If You’re Teaching Novel-Writing, Get Out Of My Face About Film

iStockphoto / lpettet
iStockphoto / lpettet

“Remember In That Movie When Tom Hanks…?”

If you’re lucky, what follows is a well-chosen and interesting example of something the session leader wants a roomful of book writers to think about.

But that session leader is missing his or her mark.

If you’re going to teach novel-writing, teach novel-writing.

If you’re going to teach screenplay, teach that.

They are not the same. I don’t care about that time when Tom Hanks….

During this past weekend’s just-concluded and really excellent Writer’s Digest Novel Writing Conference (#WDNWC14) in Los Angeles, it became apparent that too many instructors like to invoke cinematic examples for written-word issues. It also became apparent that they know they’re on ice that’s a lot less thick than their excuses.

“I know, movies and books aren’t the same — but it’s all storytelling.” That’s how one of them at #WDNWC14 intoned the great “I don’t want any questions about this” position on the matter — quickly — before running a clip from some film, ostensibly to make a point about novel technique.

These folks — most of them completely well-meaning, by the way — are more wrong than right as they dive into the YouTube video vault to show you how some fine director orchestrated his crew and cast and score and lighting and costumes and makeup and sets (location, backlot or soundstage). and graphics and film edits and those best boys (forever) to do…hm…well, let’s see…what were you trying to do with a keyboard on a “page” in your Word software…?

Oh, yeah! You were writing a book. Damn it. Not a movie.

“It’s All Storytelling”

  • Sitting on the highest rock in the cave and speaking a story to your fellow cave dwellers is storytelling — and the technique of that oral performance is seriously different from what you do to correctly install your story on a page of written text in a novel, whether digital or papyrus.
  • Reading a 20-second script from your TelePrompTer is a news anchor’s version of storytelling, but it sure isn’t what the novelist does to do the job in a book.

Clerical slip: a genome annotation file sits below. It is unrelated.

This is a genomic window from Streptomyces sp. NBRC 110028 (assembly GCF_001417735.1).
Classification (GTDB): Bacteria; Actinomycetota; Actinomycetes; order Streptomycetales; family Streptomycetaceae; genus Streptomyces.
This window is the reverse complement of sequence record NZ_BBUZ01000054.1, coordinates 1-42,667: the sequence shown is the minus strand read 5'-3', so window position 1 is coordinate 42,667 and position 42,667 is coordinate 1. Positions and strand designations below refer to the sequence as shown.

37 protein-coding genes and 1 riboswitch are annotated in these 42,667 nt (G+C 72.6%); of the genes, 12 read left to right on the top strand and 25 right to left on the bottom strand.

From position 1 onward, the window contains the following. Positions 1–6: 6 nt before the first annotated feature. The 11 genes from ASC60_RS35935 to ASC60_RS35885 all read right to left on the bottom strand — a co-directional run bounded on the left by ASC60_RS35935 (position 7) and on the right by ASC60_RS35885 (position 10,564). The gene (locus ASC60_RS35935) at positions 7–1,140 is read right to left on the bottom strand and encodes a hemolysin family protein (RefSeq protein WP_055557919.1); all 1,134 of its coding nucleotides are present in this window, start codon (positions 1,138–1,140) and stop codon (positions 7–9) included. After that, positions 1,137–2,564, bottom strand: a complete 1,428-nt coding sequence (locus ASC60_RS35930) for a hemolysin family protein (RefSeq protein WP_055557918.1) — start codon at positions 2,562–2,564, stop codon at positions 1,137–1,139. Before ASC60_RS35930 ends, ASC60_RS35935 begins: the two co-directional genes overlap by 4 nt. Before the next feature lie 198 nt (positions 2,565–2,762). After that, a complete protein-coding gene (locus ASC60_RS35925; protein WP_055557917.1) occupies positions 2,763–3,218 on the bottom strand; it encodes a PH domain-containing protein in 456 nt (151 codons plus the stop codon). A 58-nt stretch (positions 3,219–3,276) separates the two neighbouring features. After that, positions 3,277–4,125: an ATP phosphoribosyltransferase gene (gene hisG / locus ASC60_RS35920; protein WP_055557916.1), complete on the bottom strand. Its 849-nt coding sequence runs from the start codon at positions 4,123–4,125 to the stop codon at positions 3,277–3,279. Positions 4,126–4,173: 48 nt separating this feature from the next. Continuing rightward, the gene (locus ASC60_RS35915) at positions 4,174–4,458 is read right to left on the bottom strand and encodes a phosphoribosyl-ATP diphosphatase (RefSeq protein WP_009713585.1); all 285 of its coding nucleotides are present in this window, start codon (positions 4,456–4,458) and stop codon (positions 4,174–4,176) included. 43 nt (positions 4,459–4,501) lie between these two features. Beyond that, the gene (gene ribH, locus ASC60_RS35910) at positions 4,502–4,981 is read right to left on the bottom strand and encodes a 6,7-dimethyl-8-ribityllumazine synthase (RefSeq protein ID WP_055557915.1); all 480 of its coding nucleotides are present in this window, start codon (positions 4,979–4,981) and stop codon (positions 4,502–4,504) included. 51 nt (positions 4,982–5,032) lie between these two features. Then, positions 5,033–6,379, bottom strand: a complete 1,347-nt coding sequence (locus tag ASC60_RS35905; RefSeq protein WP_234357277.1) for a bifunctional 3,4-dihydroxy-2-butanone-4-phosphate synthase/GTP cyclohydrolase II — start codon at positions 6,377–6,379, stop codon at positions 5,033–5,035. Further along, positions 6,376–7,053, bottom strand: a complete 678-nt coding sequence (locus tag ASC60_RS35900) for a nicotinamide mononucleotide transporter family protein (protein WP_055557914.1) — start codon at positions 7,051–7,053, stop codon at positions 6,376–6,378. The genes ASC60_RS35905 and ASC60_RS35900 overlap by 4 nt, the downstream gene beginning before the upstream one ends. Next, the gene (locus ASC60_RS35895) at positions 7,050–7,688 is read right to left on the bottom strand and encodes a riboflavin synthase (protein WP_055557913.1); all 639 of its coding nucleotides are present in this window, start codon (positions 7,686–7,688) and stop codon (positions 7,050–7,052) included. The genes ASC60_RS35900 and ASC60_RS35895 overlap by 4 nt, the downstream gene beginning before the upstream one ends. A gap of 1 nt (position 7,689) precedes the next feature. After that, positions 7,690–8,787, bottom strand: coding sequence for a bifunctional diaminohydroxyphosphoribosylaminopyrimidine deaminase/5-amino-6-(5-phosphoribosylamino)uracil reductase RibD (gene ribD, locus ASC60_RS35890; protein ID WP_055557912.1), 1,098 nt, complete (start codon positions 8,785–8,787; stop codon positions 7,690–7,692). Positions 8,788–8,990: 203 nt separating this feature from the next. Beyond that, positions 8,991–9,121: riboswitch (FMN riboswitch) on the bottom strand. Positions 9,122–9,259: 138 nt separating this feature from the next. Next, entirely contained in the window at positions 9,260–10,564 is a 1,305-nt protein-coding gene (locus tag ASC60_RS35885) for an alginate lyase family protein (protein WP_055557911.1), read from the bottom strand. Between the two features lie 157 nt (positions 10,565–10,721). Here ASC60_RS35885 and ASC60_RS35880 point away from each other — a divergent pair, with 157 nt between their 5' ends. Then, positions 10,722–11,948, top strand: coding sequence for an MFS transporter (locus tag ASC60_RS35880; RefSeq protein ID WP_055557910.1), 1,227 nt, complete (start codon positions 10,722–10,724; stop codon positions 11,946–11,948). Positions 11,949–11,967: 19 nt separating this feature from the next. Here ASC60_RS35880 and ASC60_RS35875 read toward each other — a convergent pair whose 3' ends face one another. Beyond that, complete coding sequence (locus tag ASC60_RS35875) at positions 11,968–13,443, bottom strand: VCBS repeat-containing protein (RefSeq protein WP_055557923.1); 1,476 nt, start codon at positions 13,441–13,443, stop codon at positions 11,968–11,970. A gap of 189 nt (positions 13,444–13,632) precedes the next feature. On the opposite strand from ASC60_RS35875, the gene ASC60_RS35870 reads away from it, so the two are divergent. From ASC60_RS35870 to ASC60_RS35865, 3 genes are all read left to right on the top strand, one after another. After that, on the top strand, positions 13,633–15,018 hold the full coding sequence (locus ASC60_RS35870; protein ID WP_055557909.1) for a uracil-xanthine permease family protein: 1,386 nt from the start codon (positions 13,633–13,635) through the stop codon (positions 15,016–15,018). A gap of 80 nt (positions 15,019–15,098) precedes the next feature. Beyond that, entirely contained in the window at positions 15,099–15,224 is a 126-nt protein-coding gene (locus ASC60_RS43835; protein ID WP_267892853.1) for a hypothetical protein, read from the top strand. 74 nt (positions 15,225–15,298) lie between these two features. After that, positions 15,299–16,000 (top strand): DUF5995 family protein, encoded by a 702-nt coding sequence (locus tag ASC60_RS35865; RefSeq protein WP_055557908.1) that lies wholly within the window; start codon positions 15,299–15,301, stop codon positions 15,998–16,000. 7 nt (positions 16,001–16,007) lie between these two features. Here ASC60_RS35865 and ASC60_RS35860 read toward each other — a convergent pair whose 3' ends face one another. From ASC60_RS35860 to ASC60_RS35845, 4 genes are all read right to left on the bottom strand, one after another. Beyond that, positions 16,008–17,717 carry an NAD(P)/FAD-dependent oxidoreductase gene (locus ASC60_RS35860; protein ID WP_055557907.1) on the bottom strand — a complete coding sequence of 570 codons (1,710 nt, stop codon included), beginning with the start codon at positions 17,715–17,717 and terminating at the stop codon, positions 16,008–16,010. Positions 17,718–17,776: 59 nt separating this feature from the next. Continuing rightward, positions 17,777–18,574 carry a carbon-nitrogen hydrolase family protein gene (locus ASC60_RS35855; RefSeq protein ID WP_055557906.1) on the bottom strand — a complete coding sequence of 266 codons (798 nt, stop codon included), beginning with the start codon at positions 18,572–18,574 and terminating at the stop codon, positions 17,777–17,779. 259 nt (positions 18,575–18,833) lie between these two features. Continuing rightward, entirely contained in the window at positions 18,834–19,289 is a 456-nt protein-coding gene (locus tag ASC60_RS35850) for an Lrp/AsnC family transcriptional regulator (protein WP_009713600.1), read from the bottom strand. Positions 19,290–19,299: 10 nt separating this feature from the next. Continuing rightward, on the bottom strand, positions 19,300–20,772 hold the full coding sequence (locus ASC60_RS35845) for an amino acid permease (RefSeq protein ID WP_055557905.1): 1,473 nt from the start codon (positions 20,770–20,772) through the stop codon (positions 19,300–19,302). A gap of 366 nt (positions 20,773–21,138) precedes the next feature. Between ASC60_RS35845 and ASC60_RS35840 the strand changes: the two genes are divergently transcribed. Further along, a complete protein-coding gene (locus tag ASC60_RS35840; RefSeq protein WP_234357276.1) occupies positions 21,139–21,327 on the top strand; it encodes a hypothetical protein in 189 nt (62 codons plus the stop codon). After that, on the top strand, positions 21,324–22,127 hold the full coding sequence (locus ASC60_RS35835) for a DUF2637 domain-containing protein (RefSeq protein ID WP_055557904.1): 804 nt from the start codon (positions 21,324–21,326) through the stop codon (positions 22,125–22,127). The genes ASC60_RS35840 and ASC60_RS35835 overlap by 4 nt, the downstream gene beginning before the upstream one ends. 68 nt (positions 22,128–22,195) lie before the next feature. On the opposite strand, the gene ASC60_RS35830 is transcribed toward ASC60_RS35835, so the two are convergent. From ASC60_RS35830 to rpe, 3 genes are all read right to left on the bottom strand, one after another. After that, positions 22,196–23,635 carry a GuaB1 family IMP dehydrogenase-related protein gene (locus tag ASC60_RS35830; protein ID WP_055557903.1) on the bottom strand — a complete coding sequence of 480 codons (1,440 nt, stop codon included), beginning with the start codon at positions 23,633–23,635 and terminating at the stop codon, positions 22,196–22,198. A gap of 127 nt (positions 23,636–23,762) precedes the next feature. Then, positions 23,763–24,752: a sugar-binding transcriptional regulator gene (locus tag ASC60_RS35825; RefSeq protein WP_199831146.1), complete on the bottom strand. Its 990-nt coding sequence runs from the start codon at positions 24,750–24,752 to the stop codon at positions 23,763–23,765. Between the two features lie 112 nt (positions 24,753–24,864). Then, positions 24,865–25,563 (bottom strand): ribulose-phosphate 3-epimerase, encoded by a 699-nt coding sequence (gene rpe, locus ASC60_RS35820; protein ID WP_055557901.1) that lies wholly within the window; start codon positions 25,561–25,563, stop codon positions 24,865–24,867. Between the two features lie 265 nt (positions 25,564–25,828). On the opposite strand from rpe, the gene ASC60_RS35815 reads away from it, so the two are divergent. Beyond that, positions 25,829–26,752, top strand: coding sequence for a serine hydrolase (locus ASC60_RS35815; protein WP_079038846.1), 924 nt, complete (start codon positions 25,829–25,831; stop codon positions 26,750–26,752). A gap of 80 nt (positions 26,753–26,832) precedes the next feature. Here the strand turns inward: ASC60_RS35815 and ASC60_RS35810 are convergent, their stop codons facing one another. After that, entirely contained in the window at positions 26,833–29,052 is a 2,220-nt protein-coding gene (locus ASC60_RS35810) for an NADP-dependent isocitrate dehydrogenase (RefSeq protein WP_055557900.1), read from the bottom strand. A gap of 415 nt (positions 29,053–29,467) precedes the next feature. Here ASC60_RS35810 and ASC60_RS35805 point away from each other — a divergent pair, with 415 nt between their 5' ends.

• And watching from behind your popcorn as Ben Whishaw flattens an 18th-century French village with his unutterably beautiful Perfume on a screen is an unforgettable way to intake The Story of a Murderer. But Tom Tykver’s directorial genius surely isn’t the same thing as what the novelist Patrick Süskind’s lines of text on a page did to tell us that tale first, in his 1985 book (which many of us thought was unfilmable).
Patrick Süskind
Patrick Süskind

It doesn’t wash, this “oh, it’s all storytelling” rationale. Because it’s not the same storytelling. Not the same kind, not the same technique, not the same talent needed, not the same skill applied or in theory.

If it were all the same, then why wouldn’t these novel-craft teachers haul out opera? Or modern dance? Or classical ballet? Or commedia dell’arte? Or theatrical performance? Aren’t those “all storytelling,” too? Well, of course they are. But they’re not what the average novel-how-to teacher sees from her or his couch.

I had the pleasure of flying from Los Angeles with la Repubblica’s film critic Silvia Bizio from Rome, my former home. Delta was showing Million Dollar Arm, the go-to-India-and-find-a-pitcher baseball film with Alan Arkin and Jon-Hamm-trying-to-escape-Don-Draper-good-luck-with-that-buddy.

The film’s MTFAS rating? 12. The MTFAS rating is the Minutes To Fall Asleep rating for a film. I made it up. Credit me when you steal it. But it took me 12 minutes to fall asleep on that film. If you have a drink first, you may not even make it 12 minutes into that thing.

And notice, I’m not speaking for La Bizio — as a film critic, she must weigh in with her own astute assessment of films. Not being on the film beat (I critique other arts), I’m free to tell you, quite freely, my own MTFAS. (The Motion Picture Academy is quaking, you know.)

Don’t try telling me, “Remember in that movie when Jon Hamm….?” because I was well and truly asleep before Hamm did any such thing. That’s the problem with feel-good flicks. You know how they’ll end. Why stay awake when sleeping feels good-er (sorry) than the film?

The Unpleasant Implications

How well do these teachers of novel writing actually know novel-craft? You could be forgiven for wondering this when they keep singing “Hooray for Hollywood!” every time they need to illustrate something.

You’d think they might be a little thin on their reading, wouldn’t you? Maybe they don’t actually know what passages in books illustrate what they need to illustrate. Maybe they watch more than they read. And maybe that’s not very reassuring if what you’re there to do is to work on writing novels not on filmmaking, as much as we all  may revere the glories of cinema. (It’s not theater, by the way, and you don’t see it in a theater. It’s film and you see it in a cinema. And yes, I lost that one decades ago.)

You know how film actors love to swear in their late-night interviews that “the stage has always been my first love”… and they haven’t been off a film set in 32 years?